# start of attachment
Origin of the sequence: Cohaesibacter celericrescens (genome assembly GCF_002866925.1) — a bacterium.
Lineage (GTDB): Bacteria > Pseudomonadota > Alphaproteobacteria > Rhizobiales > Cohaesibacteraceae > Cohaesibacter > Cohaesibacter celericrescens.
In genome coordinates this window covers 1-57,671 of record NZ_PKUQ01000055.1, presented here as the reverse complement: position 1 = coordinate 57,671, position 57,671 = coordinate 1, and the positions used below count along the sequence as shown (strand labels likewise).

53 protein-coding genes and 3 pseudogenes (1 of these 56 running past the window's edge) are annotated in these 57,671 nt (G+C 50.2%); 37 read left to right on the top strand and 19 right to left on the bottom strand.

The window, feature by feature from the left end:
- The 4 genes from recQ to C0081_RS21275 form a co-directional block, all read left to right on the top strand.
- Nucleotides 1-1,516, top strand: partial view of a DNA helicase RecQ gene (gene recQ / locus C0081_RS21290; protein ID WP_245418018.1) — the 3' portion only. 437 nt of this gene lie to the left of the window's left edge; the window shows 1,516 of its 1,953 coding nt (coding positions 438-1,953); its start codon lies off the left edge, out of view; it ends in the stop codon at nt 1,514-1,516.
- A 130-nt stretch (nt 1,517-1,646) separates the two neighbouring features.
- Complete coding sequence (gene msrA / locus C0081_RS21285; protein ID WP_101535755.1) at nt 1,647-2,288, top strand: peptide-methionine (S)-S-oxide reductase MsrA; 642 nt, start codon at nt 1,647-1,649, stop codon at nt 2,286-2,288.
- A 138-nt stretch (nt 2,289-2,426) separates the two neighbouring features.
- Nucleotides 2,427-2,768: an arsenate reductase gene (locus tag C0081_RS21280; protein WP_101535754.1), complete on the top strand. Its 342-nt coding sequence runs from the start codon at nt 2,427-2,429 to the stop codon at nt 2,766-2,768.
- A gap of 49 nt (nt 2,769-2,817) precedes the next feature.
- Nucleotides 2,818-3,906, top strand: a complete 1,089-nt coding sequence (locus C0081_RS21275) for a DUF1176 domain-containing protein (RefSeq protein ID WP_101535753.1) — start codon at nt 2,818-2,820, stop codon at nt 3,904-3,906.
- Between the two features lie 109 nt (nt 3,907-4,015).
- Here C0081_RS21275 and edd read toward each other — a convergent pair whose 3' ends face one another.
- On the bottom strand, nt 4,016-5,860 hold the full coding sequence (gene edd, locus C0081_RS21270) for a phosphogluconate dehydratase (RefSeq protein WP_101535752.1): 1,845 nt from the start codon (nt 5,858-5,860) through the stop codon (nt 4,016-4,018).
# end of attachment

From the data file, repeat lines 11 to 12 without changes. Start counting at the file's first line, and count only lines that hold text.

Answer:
- Nucleotides 2,427-2,768: an arsenate reductase gene (locus tag C0081_RS21280; protein WP_101535754.1), complete on the top strand. Its 342-nt coding sequence runs from the start codon at nt 2,427-2,429 to the stop codon at nt 2,766-2,768.
- A gap of 49 nt (nt 2,769-2,817) precedes the next feature.